Catharsis and an unwavering equilibrium are achieved when an outside entity breaks the metaphorical fourth wall, metaphysically forcing us to explore emotions outwith the norm. This kind of meditative state is required to endure writer/performer Fiona Geddes‘ very courageous, bold, and vivid exploration of the oscillating schizophrenic mind.
Perfectly replicating Stanislavski‘s dictum that ‘an actor should approach a role as directly as possible and then see if it lives’, Geddes moves about the stage with alacrity, and an evocative nature apt for the content of the piece, quickly immersing the spectator into the life of Kirsty, and her touching, candid, and at times terrifyingly brutal story of her mother’s struggle with the one subject no one wants to mention.
The simple stage setting in Normal/Madness, brilliantly presented by Kidder Theatre Company, forces the audience to use their imagination to re-create the pictures the performer is trying to portray. This is made easier by Fiona’s flippant personality, her brilliant diversity for accents and varying physiognomy.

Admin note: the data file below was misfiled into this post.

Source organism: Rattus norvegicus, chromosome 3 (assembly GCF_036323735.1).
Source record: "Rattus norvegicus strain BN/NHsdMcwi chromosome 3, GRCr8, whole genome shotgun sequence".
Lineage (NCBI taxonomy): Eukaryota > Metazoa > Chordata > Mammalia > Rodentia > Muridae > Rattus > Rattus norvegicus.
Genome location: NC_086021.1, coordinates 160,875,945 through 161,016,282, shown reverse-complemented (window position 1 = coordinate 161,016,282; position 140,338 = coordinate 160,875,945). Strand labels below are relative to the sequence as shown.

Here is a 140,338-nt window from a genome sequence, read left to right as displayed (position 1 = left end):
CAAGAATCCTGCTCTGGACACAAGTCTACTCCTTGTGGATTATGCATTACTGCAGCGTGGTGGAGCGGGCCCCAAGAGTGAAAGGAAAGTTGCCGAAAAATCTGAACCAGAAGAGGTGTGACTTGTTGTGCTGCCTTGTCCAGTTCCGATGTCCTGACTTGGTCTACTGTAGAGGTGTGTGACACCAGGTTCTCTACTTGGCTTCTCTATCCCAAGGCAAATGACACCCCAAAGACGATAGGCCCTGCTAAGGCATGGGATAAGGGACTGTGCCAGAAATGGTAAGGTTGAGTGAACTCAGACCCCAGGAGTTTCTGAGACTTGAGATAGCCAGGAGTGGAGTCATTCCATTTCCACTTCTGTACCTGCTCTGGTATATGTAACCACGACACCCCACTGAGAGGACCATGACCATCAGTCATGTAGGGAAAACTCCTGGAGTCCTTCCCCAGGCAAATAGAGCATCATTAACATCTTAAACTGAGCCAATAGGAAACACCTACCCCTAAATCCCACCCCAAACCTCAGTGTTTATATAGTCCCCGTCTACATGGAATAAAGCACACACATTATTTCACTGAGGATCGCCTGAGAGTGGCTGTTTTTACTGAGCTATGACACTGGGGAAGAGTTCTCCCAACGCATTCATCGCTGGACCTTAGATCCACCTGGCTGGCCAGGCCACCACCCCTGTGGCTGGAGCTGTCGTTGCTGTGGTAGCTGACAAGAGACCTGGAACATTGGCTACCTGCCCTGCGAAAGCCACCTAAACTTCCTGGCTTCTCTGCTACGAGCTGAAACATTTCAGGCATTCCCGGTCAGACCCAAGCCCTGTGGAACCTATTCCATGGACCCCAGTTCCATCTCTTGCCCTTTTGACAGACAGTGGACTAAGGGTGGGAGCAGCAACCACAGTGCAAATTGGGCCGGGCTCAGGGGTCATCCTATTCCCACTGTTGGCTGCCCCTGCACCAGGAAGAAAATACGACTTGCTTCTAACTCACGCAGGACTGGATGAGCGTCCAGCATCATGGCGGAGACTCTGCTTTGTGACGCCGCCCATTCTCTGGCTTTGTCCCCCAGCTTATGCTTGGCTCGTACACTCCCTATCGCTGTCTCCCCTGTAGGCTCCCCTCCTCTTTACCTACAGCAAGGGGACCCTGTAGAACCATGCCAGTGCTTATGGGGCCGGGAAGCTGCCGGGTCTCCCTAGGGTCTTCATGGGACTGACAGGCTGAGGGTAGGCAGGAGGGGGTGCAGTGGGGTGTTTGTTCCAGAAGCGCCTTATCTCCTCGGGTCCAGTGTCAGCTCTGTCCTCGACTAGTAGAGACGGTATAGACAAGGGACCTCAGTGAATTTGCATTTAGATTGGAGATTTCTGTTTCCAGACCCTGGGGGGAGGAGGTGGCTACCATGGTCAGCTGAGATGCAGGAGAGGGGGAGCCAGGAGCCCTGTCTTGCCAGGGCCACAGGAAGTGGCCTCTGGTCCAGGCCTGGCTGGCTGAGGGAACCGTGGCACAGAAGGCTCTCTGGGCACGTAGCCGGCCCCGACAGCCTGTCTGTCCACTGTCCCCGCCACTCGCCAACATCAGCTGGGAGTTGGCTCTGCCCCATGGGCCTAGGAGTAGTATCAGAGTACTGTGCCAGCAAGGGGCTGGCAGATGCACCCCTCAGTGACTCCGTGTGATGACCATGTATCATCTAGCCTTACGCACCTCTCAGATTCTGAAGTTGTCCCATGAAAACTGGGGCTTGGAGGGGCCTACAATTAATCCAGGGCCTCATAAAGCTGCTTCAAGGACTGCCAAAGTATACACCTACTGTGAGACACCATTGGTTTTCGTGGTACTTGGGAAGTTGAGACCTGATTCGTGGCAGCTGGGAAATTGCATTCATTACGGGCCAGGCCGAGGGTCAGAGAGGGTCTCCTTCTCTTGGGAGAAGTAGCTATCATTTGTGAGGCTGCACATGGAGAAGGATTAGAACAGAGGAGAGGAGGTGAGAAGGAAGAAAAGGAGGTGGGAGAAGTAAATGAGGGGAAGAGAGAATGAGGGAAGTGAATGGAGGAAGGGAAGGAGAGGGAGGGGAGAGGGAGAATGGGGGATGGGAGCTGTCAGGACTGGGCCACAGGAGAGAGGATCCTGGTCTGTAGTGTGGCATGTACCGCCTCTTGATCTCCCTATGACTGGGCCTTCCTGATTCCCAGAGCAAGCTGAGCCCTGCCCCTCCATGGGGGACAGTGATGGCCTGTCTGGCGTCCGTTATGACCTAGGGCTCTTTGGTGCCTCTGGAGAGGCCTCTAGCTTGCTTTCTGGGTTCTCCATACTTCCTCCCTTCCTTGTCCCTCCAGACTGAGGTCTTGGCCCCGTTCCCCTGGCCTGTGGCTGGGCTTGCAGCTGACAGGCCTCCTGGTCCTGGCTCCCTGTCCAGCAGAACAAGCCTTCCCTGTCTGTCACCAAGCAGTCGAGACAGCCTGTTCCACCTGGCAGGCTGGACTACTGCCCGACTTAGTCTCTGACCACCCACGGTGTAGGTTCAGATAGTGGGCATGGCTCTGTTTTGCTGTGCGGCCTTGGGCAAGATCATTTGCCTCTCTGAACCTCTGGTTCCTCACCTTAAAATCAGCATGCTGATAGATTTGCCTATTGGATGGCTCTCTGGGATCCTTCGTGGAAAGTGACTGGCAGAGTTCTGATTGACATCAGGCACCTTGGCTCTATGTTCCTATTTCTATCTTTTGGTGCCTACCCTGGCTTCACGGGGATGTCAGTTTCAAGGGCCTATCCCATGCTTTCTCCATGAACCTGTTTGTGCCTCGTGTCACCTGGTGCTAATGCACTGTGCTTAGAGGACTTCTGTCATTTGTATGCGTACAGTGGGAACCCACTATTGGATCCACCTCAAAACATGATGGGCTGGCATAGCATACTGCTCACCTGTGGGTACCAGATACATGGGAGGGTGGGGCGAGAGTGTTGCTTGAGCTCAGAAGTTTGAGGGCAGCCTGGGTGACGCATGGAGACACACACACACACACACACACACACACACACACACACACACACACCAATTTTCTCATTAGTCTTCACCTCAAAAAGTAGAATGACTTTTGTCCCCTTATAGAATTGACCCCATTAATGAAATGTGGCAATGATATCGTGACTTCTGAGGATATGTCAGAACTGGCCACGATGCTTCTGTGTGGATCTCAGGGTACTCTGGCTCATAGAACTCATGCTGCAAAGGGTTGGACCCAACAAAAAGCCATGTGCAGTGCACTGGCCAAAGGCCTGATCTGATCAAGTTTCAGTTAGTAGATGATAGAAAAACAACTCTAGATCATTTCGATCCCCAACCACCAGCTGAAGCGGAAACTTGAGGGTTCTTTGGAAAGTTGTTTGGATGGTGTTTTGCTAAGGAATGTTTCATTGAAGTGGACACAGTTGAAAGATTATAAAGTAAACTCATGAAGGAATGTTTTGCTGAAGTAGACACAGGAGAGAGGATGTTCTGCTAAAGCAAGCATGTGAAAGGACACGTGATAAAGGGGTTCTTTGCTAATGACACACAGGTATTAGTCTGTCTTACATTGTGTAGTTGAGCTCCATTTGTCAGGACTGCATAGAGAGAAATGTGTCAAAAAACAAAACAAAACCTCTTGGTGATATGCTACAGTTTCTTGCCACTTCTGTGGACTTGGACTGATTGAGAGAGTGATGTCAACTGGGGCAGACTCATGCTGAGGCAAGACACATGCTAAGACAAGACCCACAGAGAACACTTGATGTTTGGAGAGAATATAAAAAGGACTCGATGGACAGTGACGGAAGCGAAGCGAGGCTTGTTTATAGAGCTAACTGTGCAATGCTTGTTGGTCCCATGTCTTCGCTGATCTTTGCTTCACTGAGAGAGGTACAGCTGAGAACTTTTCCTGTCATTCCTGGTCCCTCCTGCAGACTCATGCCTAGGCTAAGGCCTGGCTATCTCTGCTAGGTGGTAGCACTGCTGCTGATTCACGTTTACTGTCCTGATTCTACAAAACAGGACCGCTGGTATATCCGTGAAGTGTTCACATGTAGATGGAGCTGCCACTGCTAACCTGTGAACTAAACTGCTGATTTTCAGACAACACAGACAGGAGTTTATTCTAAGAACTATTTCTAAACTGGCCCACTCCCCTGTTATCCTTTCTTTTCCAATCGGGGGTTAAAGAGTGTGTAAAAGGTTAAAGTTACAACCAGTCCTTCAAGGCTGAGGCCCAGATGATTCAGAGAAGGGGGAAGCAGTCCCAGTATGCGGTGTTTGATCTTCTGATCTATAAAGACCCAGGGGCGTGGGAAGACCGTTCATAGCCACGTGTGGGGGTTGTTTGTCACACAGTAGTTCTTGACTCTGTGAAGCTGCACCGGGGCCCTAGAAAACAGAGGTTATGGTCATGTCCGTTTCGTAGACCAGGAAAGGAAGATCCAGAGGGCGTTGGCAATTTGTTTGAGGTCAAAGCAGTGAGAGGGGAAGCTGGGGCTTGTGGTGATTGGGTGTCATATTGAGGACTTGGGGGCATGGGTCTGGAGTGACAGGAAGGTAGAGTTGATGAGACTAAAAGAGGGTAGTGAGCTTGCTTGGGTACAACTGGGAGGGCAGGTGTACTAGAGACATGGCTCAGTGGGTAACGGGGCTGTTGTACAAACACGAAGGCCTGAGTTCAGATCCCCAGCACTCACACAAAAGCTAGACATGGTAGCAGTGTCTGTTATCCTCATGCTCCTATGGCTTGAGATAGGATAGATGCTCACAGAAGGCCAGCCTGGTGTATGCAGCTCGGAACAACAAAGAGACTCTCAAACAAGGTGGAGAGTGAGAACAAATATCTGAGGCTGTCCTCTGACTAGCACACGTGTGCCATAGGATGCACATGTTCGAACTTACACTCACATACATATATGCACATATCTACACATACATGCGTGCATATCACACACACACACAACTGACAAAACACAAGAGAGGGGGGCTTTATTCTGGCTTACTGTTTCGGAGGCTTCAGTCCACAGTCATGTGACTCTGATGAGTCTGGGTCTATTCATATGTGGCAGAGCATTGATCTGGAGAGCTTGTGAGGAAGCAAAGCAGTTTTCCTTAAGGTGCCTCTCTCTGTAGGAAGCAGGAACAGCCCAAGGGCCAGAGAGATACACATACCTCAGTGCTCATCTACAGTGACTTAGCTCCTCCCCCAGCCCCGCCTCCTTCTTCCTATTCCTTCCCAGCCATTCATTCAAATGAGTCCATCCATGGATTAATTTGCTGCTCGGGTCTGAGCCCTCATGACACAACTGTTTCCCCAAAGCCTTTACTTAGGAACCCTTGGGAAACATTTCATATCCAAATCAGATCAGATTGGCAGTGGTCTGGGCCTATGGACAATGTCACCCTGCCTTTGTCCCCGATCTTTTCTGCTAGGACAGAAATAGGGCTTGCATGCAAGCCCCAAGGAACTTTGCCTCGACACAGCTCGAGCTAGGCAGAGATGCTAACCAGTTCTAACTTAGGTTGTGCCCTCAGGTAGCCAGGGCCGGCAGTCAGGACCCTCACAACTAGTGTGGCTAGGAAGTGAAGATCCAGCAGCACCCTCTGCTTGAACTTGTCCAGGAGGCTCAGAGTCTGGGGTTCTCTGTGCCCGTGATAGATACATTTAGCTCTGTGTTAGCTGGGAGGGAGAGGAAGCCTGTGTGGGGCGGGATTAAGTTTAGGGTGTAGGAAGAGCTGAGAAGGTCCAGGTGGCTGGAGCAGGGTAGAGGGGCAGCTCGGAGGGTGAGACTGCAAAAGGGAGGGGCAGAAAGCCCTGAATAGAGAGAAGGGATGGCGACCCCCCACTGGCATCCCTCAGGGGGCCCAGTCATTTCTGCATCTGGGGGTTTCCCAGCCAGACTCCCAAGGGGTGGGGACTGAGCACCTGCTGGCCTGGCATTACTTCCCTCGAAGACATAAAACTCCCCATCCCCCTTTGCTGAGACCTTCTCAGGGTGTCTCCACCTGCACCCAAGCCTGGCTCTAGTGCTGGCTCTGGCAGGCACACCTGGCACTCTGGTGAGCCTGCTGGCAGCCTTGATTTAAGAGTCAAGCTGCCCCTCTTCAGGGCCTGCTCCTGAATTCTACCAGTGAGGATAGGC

The beautiful pathos involved in her touching relationship with bi-polar Patrick, as they desperately yearn for a family, but perpetually worry about the ramifications their co-existing genes might have for the baby’s future, is tearful and comical in equal measure; further supplemented by her incongruous phone conversations, and excellently researched contrasting medical views, meaning this short one person play is packed with enough variety to keep the audience transfixed throughout.
This brave, edgy, and omniscient script – written by a rising (if not already risen) Scottish talent, and littered with poignancy, love, and the occasional flutter of humour – is one stage writing debut everyone should enjoy.